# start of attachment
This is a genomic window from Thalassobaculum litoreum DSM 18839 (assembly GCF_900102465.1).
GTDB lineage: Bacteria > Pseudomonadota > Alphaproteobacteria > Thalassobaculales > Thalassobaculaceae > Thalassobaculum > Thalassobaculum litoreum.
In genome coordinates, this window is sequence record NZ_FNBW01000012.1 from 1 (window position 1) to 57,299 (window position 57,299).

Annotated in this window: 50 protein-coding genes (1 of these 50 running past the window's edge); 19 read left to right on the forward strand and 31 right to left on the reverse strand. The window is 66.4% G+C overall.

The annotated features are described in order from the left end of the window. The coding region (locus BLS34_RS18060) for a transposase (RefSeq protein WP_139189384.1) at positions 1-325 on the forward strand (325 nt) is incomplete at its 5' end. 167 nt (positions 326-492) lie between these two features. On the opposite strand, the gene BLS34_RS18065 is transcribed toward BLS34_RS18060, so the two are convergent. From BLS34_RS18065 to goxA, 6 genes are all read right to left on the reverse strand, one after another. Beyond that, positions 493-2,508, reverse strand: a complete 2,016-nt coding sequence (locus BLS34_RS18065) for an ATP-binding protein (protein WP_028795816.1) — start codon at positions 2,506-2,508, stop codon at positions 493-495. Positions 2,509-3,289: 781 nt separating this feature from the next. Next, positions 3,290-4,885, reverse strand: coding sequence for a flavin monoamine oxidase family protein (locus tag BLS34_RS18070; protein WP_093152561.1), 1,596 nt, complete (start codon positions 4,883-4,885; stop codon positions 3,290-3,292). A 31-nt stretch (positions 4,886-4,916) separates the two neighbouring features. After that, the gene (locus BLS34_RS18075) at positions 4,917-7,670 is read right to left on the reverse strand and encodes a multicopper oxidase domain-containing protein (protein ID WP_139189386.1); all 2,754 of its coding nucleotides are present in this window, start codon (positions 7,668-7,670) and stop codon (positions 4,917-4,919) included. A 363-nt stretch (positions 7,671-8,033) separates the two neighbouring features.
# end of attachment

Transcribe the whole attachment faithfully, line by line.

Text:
This is a genomic window from Thalassobaculum litoreum DSM 18839 (assembly GCF_900102465.1).
GTDB lineage: Bacteria > Pseudomonadota > Alphaproteobacteria > Thalassobaculales > Thalassobaculaceae > Thalassobaculum > Thalassobaculum litoreum.
In genome coordinates, this window is sequence record NZ_FNBW01000012.1 from 1 (window position 1) to 57,299 (window position 57,299).

Annotated in this window: 50 protein-coding genes (1 of these 50 running past the window's edge); 19 read left to right on the forward strand and 31 right to left on the reverse strand. The window is 66.4% G+C overall.

The annotated features are described in order from the left end of the window. The coding region (locus BLS34_RS18060) for a transposase (RefSeq protein WP_139189384.1) at positions 1-325 on the forward strand (325 nt) is incomplete at its 5' end. 167 nt (positions 326-492) lie between these two features. On the opposite strand, the gene BLS34_RS18065 is transcribed toward BLS34_RS18060, so the two are convergent. From BLS34_RS18065 to goxA, 6 genes are all read right to left on the reverse strand, one after another. Beyond that, positions 493-2,508, reverse strand: a complete 2,016-nt coding sequence (locus BLS34_RS18065) for an ATP-binding protein (protein WP_028795816.1) — start codon at positions 2,506-2,508, stop codon at positions 493-495. Positions 2,509-3,289: 781 nt separating this feature from the next. Next, positions 3,290-4,885, reverse strand: coding sequence for a flavin monoamine oxidase family protein (locus tag BLS34_RS18070; protein WP_093152561.1), 1,596 nt, complete (start codon positions 4,883-4,885; stop codon positions 3,290-3,292). A 31-nt stretch (positions 4,886-4,916) separates the two neighbouring features. After that, the gene (locus BLS34_RS18075) at positions 4,917-7,670 is read right to left on the reverse strand and encodes a multicopper oxidase domain-containing protein (protein ID WP_139189386.1); all 2,754 of its coding nucleotides are present in this window, start codon (positions 7,668-7,670) and stop codon (positions 4,917-4,919) included. A 363-nt stretch (positions 7,671-8,033) separates the two neighbouring features.